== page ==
Survey Finds Pervasive Corruption in Asia Hindering Progress
A survey by the anti-graft group Transparency International shows that bribery and other forms of corruption are hindering poverty alleviation and hurting public health in Asia by channeling resources away from those who need them.
The survey, released Tuesday, estimated that more than 900 million people in the region had paid bribes in the past year to obtain basic public services like schooling and health care.
Nearly seven in 10 Indians surveyed had paid such bribes. The heavy reliance of cash payments in corruption was a major factor driving Prime Minister Narendra Modi’s decision in October to scrap as legal tender the 500- and 1,000-rupee notes that made up 86 percent of the country’s currency.
While the rate of corruption was much lower in many countries, such practices were found even in relatively law-abiding nations like Japan, where many surveyed said they believed the government was doing a poor job of preventing corruption.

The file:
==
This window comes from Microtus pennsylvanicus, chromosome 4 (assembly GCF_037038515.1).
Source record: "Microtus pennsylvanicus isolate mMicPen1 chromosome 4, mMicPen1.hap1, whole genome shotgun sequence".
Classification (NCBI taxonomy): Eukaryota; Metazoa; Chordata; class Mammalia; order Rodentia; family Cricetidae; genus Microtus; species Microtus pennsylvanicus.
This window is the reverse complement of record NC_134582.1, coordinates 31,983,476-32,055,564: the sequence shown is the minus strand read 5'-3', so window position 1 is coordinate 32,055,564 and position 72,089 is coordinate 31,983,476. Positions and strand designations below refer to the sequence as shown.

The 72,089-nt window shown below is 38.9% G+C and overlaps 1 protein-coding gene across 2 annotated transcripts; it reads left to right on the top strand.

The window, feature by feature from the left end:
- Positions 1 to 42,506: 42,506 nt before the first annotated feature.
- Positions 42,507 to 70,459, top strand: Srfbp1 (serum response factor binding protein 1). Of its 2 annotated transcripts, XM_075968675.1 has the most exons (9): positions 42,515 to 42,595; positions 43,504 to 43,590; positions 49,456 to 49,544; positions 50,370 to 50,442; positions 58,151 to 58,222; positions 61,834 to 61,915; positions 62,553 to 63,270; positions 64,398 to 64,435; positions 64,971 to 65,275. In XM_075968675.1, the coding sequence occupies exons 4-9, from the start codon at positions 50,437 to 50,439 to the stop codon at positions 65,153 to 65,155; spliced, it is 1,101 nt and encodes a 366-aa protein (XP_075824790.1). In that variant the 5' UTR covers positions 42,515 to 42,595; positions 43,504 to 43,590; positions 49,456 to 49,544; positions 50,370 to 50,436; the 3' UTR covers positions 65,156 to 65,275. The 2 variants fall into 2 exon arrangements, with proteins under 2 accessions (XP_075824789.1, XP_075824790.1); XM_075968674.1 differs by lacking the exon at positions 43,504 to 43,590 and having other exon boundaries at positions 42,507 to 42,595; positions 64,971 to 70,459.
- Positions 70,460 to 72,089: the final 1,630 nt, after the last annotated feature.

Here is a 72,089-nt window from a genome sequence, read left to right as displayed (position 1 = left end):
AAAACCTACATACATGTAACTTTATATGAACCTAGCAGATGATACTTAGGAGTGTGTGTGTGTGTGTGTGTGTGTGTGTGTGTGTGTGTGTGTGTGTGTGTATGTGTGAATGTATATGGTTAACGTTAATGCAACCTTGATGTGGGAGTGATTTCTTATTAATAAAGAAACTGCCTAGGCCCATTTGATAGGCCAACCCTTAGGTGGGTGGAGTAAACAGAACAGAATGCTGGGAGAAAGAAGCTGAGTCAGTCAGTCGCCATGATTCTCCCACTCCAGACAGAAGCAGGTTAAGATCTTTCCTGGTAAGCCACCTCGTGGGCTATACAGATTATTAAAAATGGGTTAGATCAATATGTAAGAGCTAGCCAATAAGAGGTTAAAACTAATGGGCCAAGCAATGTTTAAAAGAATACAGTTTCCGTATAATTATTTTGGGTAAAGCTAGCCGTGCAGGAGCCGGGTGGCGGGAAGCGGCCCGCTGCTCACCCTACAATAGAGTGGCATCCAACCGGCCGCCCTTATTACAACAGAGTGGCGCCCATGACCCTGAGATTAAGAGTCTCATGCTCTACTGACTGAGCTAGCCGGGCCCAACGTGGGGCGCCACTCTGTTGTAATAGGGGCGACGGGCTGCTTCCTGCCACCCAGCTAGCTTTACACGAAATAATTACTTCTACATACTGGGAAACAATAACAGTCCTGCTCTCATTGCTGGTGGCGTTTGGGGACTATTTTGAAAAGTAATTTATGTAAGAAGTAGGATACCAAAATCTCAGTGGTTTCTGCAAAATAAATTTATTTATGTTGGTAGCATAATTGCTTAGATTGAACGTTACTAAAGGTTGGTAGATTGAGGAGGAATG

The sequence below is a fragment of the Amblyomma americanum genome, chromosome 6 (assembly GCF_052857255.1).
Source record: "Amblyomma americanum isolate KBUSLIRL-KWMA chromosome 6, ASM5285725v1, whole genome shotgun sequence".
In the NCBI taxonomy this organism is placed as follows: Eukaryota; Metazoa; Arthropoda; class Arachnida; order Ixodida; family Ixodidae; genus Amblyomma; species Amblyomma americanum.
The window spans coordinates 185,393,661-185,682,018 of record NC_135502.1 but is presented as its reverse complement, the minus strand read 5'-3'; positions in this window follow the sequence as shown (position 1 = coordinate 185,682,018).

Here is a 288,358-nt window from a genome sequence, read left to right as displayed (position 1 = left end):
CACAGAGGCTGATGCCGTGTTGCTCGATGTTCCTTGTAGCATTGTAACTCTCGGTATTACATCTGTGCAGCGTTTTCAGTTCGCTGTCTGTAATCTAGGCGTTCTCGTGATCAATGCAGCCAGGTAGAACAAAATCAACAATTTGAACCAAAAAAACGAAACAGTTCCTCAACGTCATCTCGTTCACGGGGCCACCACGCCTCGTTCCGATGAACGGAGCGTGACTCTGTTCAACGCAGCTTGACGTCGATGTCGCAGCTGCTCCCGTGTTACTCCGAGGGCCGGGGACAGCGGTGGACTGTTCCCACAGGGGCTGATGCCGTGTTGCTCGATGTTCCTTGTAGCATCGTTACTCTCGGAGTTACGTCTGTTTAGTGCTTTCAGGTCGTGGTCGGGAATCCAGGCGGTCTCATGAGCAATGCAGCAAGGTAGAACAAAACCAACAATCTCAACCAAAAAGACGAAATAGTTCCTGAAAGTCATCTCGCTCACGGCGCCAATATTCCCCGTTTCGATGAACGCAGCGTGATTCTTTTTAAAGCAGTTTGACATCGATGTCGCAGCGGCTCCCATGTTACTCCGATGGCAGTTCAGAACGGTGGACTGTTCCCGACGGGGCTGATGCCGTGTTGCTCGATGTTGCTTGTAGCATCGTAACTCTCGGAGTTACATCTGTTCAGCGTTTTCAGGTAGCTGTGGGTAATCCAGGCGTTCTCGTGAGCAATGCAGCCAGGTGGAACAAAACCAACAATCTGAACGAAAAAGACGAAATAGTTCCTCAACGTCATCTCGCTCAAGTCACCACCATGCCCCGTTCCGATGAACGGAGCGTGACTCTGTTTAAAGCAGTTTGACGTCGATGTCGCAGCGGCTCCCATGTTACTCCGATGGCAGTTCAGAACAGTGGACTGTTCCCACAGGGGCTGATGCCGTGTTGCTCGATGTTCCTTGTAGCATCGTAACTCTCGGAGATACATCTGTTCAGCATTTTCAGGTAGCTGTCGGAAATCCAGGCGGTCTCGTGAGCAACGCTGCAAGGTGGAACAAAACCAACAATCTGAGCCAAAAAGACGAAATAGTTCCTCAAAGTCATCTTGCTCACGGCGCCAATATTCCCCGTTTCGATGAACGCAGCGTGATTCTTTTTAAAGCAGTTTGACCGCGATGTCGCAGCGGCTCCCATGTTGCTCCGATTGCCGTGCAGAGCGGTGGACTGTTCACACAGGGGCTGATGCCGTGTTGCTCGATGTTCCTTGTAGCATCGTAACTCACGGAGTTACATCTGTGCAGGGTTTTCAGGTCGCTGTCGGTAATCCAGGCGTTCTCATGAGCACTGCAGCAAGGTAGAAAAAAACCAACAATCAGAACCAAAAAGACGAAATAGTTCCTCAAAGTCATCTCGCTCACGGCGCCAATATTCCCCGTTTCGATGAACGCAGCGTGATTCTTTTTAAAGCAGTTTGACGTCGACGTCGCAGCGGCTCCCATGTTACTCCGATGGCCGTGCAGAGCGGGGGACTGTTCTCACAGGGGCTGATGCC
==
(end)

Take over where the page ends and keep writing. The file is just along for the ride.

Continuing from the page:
Only one in five of the 21,861 people surveyed in 16 countries or territories said they believed corruption had declined, while about 40 percent believed it was increasing.
Nearly three-quarters of all Chinese said they believed corruption had grown worse recently, despite the ruling Communist Party’s perennial anti-graft campaigns. The issue remains a problem even in Hong Kong, which has a reputation for clean governance, and where a former leader of the city, Donald Tsang, was sentenced recently to 20 months in prison for misconduct.
A similar proportion of South Koreans also took a dim view of their government’s handling of graft _ possibly reflecting widespread anger over an influence-peddling scandal that led to the impeachment of President Park Geun-hye and the indictment of Samsung’s de facto chief, Lee Jae-yong, on bribery charges.
Across the region, nearly a third of those surveyed had paid a bribe to a police officer in the previous year, while 22 percent had made such payments for schooling, and 18 percent paid them to access a public hospital.
Berlin-based Transparency International said it conducted the survey of randomly selected people between July 2015 and January 2017.
The group urged government leaders to deliver on promises to substantially reduce bribery and corruption by 2030 made as part of their commitments to the United Nations’ Sustainable Development Goals.
That requires increasing transparency of government operations and adopting a “zero-tolerance” policy, including in police forces viewed as widely corrupt, it said.